Is the U.S. Missing Out on Chinese Investments?

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Oct. 21 (Bloomberg) -- G. “Anand” Anandalingam, dean of Imperial College Business School and Jonathan Femby, China team managing director at Trusted Sources, discuss China’s global investments, the country’s increased investment in the U.K. and whether the United States is missing out on funds due to concerns raised by the recent government shutdown. They speak on Bloomberg Television’s “The Pulse.”

Thank you very much indeed for joining us.

Professor, let me start with you.

The united states and other economies have concerns about chinese involvement.

This goes to security to intellectual property.

Are those fears unjustified?

I don't think they are completely unjustified.

You have to be a bit cautious dealing with the chinese especially when it comes to things like telecommunications infrastructure.

The chinese companies as well as the chinese economy, they are really on the move.

You can't simply be so cautious that you don't do anything.

Jonathan, how does the chinese government view the u.k. right now?

Is it seen as a soft touch or are other seen is missing out?

There has been a big push for investment in the u.k. by china.

The chinese, they are going out.

We are in the second stage of chinese output investment.

The first was into raw materials.

Copper, oil, etc.

Now, they want to buy into companies abroad.

They see the u.k. as an open economy with a decent, reliable legal system.

To some chinese companies, britain is a good business opportunity.

The big property company wonder which is now doing big development on the south bank of the tames -- thames, he said london is cheap.

Then you get instances like the nuclear thing which you just reported.

That is good for the chinese new their companies because they can acquire more technology.

They want that for domestic reasons to push their own energy.

They want to establish an international footprint.

This serves the chinese purpose.

Can i add something to that?

I think the chinese are also interested in the next generation of innovation.

So far, you can see that they are more of an imitator country than an innovation country.

I think they will learn about -- a lot from the edf venture.

They're also looking at innovations in various places.

They are doing a lot of joint work with some of the chinese universities as well as chinese companies.

They're looking at innovation in manufacturing, in new materials, and energy.

There is going to be a new wave of chinese interest in joint programs, joint investments for innovation purposes.

Do you think the u.k. example will be seen as an example in washington as something that is a good thing?

How do you think washington will do the u.k. and its pitch towards beijing?

I think if you look at chinese investment over the last two or three years, they really turned their attention to europe.

It is almost like the horse has left the barn.

They are already investing in europe.

The rate of increased investment as well as innovation and manufacturing and natural resources and so on in europe is now twice as fast as in the u.s. the u.s. might view it, might also talk about their own experiences and those kinds of things.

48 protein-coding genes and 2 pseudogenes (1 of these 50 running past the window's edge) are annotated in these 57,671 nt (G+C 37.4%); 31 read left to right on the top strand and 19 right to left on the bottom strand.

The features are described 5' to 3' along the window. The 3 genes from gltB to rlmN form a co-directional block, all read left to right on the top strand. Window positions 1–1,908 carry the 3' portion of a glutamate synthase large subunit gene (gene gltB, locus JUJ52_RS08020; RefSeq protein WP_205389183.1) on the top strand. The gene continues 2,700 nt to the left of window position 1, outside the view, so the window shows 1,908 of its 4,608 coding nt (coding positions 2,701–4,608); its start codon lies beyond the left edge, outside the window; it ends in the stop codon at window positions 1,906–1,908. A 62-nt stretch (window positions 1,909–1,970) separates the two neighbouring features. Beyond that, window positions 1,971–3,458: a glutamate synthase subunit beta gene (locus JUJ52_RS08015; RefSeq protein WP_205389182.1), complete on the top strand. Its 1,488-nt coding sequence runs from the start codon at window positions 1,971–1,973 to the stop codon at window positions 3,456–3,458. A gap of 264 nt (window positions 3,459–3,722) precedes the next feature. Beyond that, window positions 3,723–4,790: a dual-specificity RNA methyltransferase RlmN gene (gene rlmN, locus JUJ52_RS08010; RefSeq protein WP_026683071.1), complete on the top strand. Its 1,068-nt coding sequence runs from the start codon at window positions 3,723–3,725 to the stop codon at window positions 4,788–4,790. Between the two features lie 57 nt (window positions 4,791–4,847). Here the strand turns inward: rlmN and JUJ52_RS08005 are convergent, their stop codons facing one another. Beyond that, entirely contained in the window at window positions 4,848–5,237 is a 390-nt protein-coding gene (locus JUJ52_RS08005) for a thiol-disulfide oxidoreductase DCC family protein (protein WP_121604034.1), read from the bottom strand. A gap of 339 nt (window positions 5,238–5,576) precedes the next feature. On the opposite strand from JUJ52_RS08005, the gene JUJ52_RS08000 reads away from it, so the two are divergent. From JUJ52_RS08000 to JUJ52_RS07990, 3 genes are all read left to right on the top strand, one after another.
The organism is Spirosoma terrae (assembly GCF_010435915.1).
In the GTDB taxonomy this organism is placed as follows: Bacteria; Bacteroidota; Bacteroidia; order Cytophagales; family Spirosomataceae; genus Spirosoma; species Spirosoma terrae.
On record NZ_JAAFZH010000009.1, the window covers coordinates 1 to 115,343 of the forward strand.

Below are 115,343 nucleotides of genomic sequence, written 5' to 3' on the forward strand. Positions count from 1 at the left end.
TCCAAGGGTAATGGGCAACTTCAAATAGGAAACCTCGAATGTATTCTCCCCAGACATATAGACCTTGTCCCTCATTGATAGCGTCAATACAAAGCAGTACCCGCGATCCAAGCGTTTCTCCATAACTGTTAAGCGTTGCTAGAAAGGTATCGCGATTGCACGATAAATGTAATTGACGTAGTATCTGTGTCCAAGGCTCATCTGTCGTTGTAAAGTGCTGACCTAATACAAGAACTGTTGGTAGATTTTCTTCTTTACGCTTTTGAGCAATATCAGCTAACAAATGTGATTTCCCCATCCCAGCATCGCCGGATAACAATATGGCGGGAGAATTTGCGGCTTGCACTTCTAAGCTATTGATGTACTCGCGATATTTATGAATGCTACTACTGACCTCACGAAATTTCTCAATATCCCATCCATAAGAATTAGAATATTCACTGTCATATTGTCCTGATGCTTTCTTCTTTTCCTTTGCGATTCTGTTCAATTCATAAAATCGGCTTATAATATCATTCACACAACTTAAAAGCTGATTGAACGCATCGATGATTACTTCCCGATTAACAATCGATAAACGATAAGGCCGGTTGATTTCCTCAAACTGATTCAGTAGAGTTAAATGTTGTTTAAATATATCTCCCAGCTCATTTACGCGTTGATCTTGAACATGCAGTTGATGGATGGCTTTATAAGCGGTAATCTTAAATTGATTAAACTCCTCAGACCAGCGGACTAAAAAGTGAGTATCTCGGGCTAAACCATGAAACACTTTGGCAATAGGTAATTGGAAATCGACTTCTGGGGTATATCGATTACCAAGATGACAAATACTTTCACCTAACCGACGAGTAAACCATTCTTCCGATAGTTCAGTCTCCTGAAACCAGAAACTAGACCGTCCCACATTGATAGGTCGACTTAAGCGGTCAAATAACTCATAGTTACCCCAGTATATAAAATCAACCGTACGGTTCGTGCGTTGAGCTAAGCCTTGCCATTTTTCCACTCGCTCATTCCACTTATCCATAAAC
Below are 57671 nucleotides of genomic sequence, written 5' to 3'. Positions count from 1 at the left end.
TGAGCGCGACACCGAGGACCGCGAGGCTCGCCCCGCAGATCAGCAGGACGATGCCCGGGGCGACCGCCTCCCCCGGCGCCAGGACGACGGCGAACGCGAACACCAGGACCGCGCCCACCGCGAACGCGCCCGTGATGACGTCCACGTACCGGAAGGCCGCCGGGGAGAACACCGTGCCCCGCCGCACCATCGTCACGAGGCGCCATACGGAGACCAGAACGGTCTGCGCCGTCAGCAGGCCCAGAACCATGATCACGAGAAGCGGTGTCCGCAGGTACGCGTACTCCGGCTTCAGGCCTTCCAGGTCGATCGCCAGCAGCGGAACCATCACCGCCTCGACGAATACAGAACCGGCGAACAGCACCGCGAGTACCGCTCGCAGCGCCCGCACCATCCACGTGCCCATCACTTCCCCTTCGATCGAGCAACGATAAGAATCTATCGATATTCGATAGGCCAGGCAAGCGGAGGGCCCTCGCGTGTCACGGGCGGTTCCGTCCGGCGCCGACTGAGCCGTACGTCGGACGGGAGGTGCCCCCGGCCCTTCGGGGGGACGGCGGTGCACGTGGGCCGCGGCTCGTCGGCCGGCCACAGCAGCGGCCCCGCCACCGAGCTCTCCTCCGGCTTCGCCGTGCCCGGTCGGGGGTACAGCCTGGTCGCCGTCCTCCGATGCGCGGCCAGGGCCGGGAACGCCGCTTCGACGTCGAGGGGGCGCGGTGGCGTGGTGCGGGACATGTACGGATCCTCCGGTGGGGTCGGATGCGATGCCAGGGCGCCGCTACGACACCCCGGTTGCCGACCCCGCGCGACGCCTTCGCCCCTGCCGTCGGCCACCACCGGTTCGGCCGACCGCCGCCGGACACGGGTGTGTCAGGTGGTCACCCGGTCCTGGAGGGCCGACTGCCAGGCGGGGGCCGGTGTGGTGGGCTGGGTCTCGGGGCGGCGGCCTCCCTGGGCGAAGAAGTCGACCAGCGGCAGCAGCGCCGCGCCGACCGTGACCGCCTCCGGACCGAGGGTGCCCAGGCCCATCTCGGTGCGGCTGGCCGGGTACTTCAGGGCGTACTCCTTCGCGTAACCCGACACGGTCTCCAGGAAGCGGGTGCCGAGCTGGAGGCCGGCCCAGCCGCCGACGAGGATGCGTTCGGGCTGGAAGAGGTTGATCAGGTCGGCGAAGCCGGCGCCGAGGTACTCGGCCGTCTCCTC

We need to listen to what is coming out of the u.s., but on the other hand, things move so rapidly that it is difficult to say, stop.

I think tennessee's europe as being quite cheap, relatively -- china sees europe as being quite cheap, relatively.

Various european governments were asking the chinese to buy their bonds, to lend them money.

The chinese view was, know this will be a business opportunity.

We have a lot of capital and there will be cheap companies.

Although being an obvious example.

-- volvo being an obvious example.

How much will this grand european companies in china?

I am a european company and we invite the chinese to compete in our market.

The united states has decided not to do that.

Does that mean that i should enjoy similar privileges in the chinese economy?

Or does it not work that way?

It doesn't really work that way.

Should it work that way?

Exit should.

One would have liked george osborne to have pushed that a bit more.

He was being so friendly to everyone.

You get still a lot of china preference.

Certainly in the public sector and so on.

You are in a very competitive market in china.

Professor, your view on that?

I give you one example.

I want your viewers to be clear that it is not the u.s. doesn't want to play in china.

There is a lot of investment of chinese companies in the u.s. too.

In the national gas -- natural gas industry, there is about a billion dollars.

Washington feels more hostile.

In terms of some industries like telecommunications and so on where they think there is a lot of stealing of intellectual property and a possibility the chinese would spy on things going on.

Ironic.

All of that is true.

One needs to be cautious at the outset.

In terms of what you were talking about, there should be a reciprocal arrangement.

An example, the u.s. got annoyed with the chinese about 10 years ago on human rights which it should come actually.

Mercedes-benz and chrysler were trying to make a deal to sell minivans in china.

The next thing you knew, the mercedes got an open carte blanche when chrysler got stymied.

Mercedes is now the biggest truck manufacturer.

It is one of those things where you have to work with caution.

100%. on the other hand, you have to push for reciprocal arrangements.

But we also have to come to the reality that is is a huge market.

They are moving at a rapid days.

This text has been automatically generated. It may not be 100% accurate.

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